IRAN: Iranians voiced anger, fear and defiance on Tuesday as the US reimposed sanctions and their leaders dismissed President Donald Trump's offer of talks as an act of "psychological warfare".
Trump's withdrawal from a landmark 2015 nuclear agreement in May had already spooked investors and triggered a run on the Iranian rial long before nuclear-related sanctions went back into force.
"I feel like my life is being destroyed. Sanctions are already badly affecting people's lives. I can't afford to buy food, pay the rent..." said a construction worker on the streets of the capital.
The sanctions reimposed on Tuesday -- targeting access to US banknotes and key industries such as cars and carpets -- were unlikely to cause immediate economic turmoil.
Iran's markets were actually relatively buoyant, with the rial strengthening by 20 per cent since Sunday after the government relaxed foreign exchange rules and allowed unlimited, tax-free gold and currency imports.
But a second tranche to return to effect on November 5 covering Iran's vital oil sector, could be far more damaging -- even if several key customers such as China, India and Turkey have refused to significantly cut their purchases.
In a statement on Monday just hours before the sanctions went back into effect, Trump said: "The Iranian regime faces a choice.
"Either change its threatening, destabilising behaviour and reintegrate with the global economy, or continue down a path of economic isolation.
"I remain open to reaching a more comprehensive deal that addresses the full range of the regime's malign activities, including its ballistic missile programme and its support for terrorism," Trump said.
But his Iranian counterpart Hassan Rouhani dismissed the idea of talks while crippling sanctions were in effect.
"If you're an enemy and you stab the other person with a knife, and then you say you want negotiations, then the first thing you have to do is remove the knife," he told state television..
"They want to launch psychological warfare against the Iranian nation," Rouhani said. "Negotiations with sanctions doesn't make sense."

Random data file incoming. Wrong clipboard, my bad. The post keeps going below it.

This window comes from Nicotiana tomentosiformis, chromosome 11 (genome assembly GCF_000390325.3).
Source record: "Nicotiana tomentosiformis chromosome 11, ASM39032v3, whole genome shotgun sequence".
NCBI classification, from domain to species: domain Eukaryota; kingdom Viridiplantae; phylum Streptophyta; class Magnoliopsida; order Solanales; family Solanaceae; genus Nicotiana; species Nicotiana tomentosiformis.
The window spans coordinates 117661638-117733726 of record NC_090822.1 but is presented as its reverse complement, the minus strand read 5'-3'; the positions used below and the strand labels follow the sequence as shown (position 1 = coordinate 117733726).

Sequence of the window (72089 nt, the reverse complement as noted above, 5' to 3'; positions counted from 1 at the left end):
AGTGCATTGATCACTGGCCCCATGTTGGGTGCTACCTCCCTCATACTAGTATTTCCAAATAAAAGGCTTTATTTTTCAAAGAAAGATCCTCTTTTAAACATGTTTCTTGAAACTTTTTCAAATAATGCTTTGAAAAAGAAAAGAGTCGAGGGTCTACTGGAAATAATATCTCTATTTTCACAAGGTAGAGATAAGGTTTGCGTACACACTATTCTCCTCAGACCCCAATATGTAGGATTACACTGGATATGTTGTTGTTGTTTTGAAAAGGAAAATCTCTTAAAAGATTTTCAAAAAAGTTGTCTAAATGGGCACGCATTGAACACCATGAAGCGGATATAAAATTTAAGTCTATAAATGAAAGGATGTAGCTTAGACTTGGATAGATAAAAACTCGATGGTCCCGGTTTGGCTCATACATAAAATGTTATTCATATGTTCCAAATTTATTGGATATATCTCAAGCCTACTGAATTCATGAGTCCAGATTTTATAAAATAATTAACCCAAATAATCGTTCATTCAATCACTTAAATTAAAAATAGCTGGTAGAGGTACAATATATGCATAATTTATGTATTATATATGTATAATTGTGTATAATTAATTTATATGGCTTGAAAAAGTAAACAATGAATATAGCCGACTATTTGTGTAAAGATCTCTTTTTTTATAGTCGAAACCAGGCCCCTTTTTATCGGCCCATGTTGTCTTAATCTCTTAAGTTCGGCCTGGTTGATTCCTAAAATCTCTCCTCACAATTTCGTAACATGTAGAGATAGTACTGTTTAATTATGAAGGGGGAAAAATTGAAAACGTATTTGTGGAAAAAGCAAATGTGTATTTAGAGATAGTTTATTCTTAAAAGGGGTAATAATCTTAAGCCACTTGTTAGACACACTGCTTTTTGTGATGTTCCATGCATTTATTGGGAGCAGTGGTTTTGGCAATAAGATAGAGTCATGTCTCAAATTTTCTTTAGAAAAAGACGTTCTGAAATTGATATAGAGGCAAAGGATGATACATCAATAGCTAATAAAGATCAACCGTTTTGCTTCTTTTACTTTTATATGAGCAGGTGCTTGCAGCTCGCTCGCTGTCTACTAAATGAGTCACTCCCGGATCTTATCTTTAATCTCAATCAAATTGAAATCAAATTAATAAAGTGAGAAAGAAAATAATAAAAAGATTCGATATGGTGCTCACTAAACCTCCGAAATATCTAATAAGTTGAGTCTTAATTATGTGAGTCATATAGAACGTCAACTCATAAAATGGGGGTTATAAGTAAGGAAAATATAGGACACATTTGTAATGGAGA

European governments are infuriated by Trump's strategy, which leaves their businesses in Iran faced with the threat of US legal penalties.
The European Union's diplomatic chief Federica Mogherini said the bloc deeply regrets the US move.
"We are determined to protect European economic operators engaged in legitimate business with Iran," she said in a statement co-signed by the foreign ministers of Britain, France and Germany.
Iranian Foreign Minister Mohammad Javad Zarif told reporters the global reaction to Trump's move showed that the US was diplomatically "isolated".
But many large European firms are leaving Iran for fear of US penalties, and Trump warned of "severe consequences" for firms and individuals that continued to do business with Iran.
There is also mounting pressure at home, where US hostility has helped fuel long-running discontent over high prices, unemployment, water shortages and the lack of political reform.
Those protests have proliferated over the past week, though verifiable information is scarce due to heavy reporting restrictions.
Most Iranians see US hostility as a basic fact of life, so their frustration is largely directed at their own leaders for not handling the situation better.
"Prices are rising again, but the reason is government corruption, not US sanctions," said Ali, a 35-year-old decorator in Tehran.
Many hope and believe that Iran's leaders will need to "drink the poison cup" and negotiate with the US eventually.
There have been rumours that Trump and Rouhani could meet in New York in September on the sidelines of the UN General Assembly -- though Rouhani reportedly rejected US overtures for a meeting at last year's event.
Two countries that have welcomed the tough new US policy are Iran's regional rivals, Israel and Saudi Arabia.
Israeli Prime Minister Benjamin Netanyahu hailed the renewed sanctions as "an important moment for Israel, for the US, for the region, for the whole world."
Iran's currency has lost around half its value since Trump announced the US would withdraw from the nuclear pact.
But the last two days have seen an impressive 20 percent rally in the value of the rial after the government announced new foreign exchange rules and launched a corruption crackdown that included the arrest of the central bank's currency chief.
The new rules mean exchange bureaus will reopen after a disastrous attempt to fix the value of the rial in April backfired spectacularly with corrupt traders making a fortune out of a mushrooming black market.